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Jimmy Page unguarded in Light and Shade'

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As editor-in-chief for Guitar World magazine since 1989, Brad Tolinski has had the opportunity to interview most of his heroes to discuss music, life and how the two intersect.

His most significant interview subject has been one of rock's most notoriously private legends, Jimmy Page, Led Zeppelin's guitar wizard, producer and co-writer of most of the band's catalog.

Significant not only because Page has agreed to be interviewed by Tolinski more than a dozen times, but also for the fact that he has revealed more in those conversations than with perhaps any other journalist.

The cream of those conversations has been compiled in a new book called 'Light and Shade: Conversations with Jimmy Page' (Crown). Tolinski says that part of the secret of getting Page to open up lies within the questions themselves.

'It's a really unique experience interviewing Jimmy,' Tolinski told me earlier this month. 'He holds your toes to the fire. Unlike Eric Clapton or Ed Van Halen who tend to prefer keeping the conversation casual, Jimmy really likes questions that are well thought out and specific. He makes you think harder, but his answers tend to be rich and detailed. That's really the opposite of what tends to go on in journalism these days.'

Tolinski says that Page does not like 'open-ended' questions or questions that border on the sensational. 'As long as you're talking music and are talking about it in a relatively sophisticated fashion, he'll respond, but he doesn't get much of that, unfortunately,' he told me.

While putting the book together, Tolinski listened again to Page's entire recorded oeuvre, including his early work as a session guitarist on recordings for The Who, The Kinks, Van Morrison, Donovan and dozens more. 'I had a really good time doing that,' Toninski told me. 'One thing that I was really struck with was the high quality of his work after Zeppelin. I think it's underrated. The Firm's first record (1985) is great. 'Walking to Clarksdale' (1998) the Page/Plant collaboration - was also very good.'

As a musician, journalist and industry insider, Tolinski knows that musical plagiarism is a practice that began long before the era of digital sampling. I asked him how he felt about Led Zeppelin's occasional tendency of 'borrowing' the work of others, reshaping it and claiming it as their own.

For example, Zeppelin's 'Whole Lotta Love' would not exist as we know it if Willie Dixon hadn't written 'You Need Love.'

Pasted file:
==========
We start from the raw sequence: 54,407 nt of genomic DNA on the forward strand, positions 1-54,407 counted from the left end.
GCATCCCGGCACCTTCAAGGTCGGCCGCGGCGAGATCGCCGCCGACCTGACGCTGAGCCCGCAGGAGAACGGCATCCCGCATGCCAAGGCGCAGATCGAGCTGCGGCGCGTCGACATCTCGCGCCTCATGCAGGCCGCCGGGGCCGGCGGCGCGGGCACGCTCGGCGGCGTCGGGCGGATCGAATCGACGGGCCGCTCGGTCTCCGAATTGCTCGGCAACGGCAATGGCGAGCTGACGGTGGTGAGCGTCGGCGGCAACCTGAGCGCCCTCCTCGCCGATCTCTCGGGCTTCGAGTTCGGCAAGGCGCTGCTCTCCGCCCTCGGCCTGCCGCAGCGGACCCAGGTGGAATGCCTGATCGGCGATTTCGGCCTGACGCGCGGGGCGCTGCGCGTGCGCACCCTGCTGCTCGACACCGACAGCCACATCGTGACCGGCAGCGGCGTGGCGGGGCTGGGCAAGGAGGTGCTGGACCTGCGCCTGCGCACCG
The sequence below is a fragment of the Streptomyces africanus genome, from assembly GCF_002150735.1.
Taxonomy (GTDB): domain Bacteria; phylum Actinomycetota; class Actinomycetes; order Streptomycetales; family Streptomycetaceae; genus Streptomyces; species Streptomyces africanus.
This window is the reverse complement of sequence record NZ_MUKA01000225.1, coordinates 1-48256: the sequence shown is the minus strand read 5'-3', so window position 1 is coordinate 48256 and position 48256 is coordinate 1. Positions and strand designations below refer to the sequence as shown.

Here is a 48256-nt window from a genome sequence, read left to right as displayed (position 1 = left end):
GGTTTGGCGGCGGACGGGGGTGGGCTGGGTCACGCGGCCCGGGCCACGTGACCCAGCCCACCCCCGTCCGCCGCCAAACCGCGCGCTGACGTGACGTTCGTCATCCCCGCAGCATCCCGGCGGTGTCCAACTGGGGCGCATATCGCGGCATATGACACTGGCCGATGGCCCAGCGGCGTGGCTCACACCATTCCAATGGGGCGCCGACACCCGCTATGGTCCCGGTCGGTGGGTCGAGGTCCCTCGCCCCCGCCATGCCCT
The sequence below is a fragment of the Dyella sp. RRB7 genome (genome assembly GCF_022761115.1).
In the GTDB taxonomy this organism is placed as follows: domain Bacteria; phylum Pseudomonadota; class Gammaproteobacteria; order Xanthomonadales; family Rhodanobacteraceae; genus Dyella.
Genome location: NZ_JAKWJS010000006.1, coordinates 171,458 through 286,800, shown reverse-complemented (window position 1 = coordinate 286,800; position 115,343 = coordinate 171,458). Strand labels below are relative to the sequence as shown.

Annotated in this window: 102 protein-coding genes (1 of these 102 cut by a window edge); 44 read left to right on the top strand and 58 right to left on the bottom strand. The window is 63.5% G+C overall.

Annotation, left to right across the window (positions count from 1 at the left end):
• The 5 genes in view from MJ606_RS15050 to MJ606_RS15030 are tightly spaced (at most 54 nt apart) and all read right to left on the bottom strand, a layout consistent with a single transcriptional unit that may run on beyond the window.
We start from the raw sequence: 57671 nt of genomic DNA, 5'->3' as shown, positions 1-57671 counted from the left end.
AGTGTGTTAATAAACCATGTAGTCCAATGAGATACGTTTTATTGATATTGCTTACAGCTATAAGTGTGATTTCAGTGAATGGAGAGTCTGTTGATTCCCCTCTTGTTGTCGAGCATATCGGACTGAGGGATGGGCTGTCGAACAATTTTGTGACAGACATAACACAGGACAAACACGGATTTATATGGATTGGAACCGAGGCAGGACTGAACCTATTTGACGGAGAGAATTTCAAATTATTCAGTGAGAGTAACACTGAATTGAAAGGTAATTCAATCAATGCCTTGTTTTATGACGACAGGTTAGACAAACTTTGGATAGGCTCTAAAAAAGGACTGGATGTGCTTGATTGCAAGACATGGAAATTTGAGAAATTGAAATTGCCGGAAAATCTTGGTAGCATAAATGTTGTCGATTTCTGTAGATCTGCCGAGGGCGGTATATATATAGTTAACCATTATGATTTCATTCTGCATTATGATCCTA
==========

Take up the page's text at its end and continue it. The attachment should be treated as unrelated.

The introduction to 'Stairway to Heaven' is strikingly similar to that of 'Taurus' by Spirit, a band for whom Zeppelin opened on their first U.S. tour.

'Dazed and Confused' was originally by folk singer James Holmes, who performed the song during an opening stint for Page's band The Yardbirds at the Village Theater in New York in 1967. In 2010, Holmes sued Page for copyright infringement. The two settled out of court earlier this year.

Musical pilfering is a subject that Tolinski has discussed with Page.

'It's in the book,' he said. 'Jimmy maintains that if you listen to the Zeppelin guitar parts and the arrangements, they really have nothing to do with the original, and he sort of jokingly said, It's just that Robert sort of forgot to change the words around.''

'It's only shocking to you in the context of the music business today,' Tolinski continued. 'If you transported yourself back to the mid to late '60s, this kind of thing went on all the time. British rockers would borrow heavily from the blues, and even blues players among themselves would borrow songs and change them around, maybe put in a few different words and call them their own.'

Led Zeppelin fans lined up last week to purchase 'Celebration Day,' the audio/video chronicle of the group's only full reunion concert recorded at London's O2 arena on Dec. 10, 2007. Tolinski was in the audience that evening and gives high marks to the band's performance. Prior to our conversation, he had seen the film three times, once with Page.

'It's really great,' Tolisnki said. 'I would say that Jimmy's playing is more focused than it was on The Song Remains the Same'' (Led Zeppelin's 1976 concert movie filmed in 1973). 'I was blown away when I saw the original London O2 Arena show, and it was great to see the movie because you can really hear what everyone was playing and see what they were doing. It's very impressive and it does make you want them to reunite.'

Does Tolinski see that happening? 'I don't think it's likely. Jimmy and Robert get along great when they're together, but they just have a difference of opinion over a very big matter. Plant doesn't mind revisiting the past, but I don't think he wants to live there for a year. I also think he has a hard time dealing with people's expectations about Led Zeppelin. But as for reuniting, I know that Jimmy wouldn't mind at all. Never say never.'

Mike Dow can be heard each morning on WABK -104.3 FM. Soon, he will also be heard on Big 104 104.7 and 107.7 The Biggest Hits of the '60s, '70s and '80s.

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